Mark Mamula, a professor of medicine at Yale University, created a cancer vaccine that's designed to prompt the body's immune system to attack tumors. It worked great in mice, but he wanted to see how it would perform in a more realistic model of human cancer, so now he has teamed up with the Veterinary Cancer Center in Norwalk, CT, to test the vaccine in dogs. Mamula hopes the insights from the dog trial will lead to a human trial in a year or so.
Mamula's vaccine is made from synthesized tumor proteins, which are formulated into a vaccine, he told the New Haven Register. Once the vaccine enters the body, the immune system creates antibodies to fight the cancer. More than 15 dogs have been enrolled in the study, which is ongoing. "Much like a human clinic, these dogs are walking in the door with different stages of cancer," Mamula said. "Dog cancers very closely resemble human cancers in many ways."
The Yale study is the latest entrant in a growing area of research called "comparative oncology." The idea is to take pets who naturally develop the same types of cancer that people get, such as melanoma and breast cancer, and enroll them in clinical trials that could result in new therapies for both people and animals. Data from trials in pets such as dogs can be included in packages that researchers submit to the FDA and other regulatory agencies when seeking approval for new human treatments.
The pharmaceutical industry is starting to catch on to the potential of comparative oncology in drug development. Amy LeBlanc, a veterinary oncologist who directs the National Institutes of Health's Comparative Oncology Trials Consortium (COTC) recently told Chemical & Engineering News that big pharma executives are asking to participate in comparative trials because they believe doing so will help facilitate smoother human trials. The companies "have come to us and said, 'We want to get more involved in this because we believe that there's an opportunity for us to succeed if we take this approach and fold it into all the other stuff we do,'" LeBlanc reported.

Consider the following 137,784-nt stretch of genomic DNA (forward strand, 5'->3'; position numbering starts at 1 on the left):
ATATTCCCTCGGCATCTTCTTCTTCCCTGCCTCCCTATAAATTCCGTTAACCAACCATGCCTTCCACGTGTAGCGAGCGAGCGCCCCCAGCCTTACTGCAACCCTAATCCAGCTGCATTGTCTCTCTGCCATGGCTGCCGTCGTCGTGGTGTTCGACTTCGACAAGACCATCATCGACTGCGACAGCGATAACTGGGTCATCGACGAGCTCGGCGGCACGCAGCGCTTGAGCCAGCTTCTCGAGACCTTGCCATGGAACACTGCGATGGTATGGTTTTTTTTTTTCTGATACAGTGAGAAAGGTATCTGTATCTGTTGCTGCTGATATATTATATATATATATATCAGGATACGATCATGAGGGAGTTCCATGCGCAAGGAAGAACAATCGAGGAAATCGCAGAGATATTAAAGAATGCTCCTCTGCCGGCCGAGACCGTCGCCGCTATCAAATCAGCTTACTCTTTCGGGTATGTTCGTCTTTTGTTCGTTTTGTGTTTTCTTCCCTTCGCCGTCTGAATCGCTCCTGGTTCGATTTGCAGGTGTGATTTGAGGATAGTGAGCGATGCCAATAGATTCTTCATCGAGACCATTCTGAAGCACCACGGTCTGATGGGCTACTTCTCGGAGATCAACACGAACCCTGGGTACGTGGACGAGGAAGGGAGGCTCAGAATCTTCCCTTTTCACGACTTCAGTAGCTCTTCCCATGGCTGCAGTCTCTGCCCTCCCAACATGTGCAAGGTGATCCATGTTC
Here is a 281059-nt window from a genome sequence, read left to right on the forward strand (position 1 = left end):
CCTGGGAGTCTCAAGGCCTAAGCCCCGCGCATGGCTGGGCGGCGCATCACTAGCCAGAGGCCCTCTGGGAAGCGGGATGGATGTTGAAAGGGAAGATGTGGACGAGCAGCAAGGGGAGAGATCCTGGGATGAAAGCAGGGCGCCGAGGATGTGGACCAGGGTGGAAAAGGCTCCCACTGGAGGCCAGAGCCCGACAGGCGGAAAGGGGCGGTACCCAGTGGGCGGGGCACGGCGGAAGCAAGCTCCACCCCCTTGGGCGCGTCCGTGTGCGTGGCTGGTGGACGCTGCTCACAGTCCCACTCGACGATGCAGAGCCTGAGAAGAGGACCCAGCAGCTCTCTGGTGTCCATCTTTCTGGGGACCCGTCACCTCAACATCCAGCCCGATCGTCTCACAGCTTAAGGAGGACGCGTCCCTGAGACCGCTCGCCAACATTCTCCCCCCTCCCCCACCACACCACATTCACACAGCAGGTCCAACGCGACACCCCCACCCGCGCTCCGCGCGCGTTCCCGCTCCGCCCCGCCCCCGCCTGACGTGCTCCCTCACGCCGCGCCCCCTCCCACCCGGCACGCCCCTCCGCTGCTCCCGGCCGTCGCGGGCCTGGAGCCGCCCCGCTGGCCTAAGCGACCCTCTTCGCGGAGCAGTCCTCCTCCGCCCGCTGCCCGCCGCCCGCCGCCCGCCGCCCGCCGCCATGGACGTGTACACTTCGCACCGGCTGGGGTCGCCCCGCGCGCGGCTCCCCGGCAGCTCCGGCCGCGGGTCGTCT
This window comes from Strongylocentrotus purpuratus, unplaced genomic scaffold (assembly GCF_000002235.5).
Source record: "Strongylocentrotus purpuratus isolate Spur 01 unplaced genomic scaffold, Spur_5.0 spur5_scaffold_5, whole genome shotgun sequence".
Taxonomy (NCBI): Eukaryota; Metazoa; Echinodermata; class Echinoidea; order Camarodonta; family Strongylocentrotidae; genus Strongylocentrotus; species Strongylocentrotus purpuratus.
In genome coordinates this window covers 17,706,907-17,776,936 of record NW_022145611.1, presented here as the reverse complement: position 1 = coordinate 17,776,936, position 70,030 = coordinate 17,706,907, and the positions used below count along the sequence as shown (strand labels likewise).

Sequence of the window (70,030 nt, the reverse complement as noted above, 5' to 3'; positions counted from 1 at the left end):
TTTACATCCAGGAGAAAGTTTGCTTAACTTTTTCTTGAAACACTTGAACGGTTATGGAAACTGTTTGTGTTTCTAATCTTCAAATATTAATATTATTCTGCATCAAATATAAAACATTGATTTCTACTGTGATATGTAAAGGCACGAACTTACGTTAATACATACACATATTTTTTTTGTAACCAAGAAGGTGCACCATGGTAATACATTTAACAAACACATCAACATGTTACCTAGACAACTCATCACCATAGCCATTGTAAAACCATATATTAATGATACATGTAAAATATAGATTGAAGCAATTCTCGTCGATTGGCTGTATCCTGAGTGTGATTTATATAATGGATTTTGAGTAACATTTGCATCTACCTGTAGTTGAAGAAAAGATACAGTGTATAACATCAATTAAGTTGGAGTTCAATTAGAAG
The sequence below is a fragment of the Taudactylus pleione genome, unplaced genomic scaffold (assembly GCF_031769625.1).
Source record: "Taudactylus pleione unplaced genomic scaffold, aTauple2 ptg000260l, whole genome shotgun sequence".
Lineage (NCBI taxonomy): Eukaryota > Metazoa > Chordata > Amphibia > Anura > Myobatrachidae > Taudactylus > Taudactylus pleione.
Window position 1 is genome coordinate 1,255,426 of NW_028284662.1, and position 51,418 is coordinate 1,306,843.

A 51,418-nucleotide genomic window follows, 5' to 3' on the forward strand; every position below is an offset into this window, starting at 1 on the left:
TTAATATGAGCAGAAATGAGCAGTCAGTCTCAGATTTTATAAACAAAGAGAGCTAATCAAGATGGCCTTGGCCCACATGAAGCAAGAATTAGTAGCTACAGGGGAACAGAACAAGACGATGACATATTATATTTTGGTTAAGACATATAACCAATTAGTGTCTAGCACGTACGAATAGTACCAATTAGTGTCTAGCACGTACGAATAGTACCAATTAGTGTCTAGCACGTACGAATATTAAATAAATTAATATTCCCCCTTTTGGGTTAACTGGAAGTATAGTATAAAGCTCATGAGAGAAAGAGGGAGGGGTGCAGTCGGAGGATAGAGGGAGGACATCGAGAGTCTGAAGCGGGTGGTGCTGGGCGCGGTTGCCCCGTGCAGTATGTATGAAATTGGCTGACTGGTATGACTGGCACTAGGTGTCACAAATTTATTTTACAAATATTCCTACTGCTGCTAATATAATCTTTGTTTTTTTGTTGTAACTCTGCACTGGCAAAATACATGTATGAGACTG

The COTC is currently sponsoring two trials that could lead to new human therapies, including one that's looking at the potential of three new chemotherapy compounds known as "indenoisoquinolines" in dogs with lymphoma.
One of the colleges that participates in the COTC, Colorado State University, has also launched a separate initiative that promotes comparative research to benefit children with cancer. The school has partnered with a new nonprofit biotech organization called the Children's Cancer Therapy Development Institute, according to the Coloradoan. The institute has planned five clinical trials since it was launched in January, including four related to muscle cancers and one focused on a tumor type that affects the brain stem.
"Pet dogs get cancer for reasons we don't understand, and they're family too," said Charles Keller, director of the Children's Cancer Therapy Development Institute in an interview with the Coloradoan. "Why not take the therapies and offer them to companion pets, hopefully save their lives and in that process find the safest, most effective drugs to put into kids?"